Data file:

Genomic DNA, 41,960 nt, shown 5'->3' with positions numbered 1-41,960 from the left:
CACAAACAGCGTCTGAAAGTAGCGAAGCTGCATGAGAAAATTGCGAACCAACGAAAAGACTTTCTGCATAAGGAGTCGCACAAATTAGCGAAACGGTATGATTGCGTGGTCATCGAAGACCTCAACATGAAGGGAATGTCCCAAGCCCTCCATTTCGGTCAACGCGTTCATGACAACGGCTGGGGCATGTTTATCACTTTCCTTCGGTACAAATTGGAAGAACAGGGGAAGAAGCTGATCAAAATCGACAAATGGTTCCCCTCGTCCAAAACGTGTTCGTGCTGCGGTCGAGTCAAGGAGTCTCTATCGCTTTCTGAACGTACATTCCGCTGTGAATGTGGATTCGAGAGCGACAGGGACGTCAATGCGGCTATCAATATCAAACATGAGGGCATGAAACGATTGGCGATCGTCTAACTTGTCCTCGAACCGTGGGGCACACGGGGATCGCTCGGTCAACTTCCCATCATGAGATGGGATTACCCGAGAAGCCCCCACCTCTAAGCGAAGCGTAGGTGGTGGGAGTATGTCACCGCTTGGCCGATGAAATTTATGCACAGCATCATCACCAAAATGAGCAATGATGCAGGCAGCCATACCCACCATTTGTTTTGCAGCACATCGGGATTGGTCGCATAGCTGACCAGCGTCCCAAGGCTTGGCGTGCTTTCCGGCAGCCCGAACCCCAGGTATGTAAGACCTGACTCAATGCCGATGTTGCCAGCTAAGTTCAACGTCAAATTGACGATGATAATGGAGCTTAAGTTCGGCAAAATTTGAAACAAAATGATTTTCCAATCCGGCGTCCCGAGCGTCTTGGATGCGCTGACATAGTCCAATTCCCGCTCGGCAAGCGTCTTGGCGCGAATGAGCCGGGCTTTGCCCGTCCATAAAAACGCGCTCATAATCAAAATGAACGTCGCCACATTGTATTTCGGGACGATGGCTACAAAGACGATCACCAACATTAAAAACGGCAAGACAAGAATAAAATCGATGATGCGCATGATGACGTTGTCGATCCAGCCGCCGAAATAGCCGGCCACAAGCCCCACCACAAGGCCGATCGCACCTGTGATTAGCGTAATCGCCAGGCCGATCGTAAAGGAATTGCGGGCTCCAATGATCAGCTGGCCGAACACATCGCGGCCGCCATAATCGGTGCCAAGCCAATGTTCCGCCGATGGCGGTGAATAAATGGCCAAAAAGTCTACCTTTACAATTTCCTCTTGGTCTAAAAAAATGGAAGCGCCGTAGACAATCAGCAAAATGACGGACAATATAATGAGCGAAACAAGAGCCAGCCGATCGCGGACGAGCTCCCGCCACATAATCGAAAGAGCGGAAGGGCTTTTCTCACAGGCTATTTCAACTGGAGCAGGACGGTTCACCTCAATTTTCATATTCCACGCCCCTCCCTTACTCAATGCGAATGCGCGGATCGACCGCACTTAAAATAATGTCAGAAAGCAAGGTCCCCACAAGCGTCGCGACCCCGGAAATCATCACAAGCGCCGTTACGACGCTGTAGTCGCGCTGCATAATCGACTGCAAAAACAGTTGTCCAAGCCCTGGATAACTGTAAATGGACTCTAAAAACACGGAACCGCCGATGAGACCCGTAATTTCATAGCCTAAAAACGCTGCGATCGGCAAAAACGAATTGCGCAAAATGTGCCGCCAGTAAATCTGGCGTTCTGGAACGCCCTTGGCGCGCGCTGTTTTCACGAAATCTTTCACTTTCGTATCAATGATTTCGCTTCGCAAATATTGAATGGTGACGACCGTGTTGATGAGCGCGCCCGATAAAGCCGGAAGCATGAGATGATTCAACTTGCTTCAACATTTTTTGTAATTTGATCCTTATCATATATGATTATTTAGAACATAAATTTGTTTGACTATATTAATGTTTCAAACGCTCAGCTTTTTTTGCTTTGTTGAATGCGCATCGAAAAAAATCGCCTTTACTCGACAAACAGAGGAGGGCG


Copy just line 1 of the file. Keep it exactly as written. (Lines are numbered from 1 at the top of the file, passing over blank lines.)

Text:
Genomic DNA, 41,960 nt, shown 5'->3' with positions numbered 1-41,960 from the left: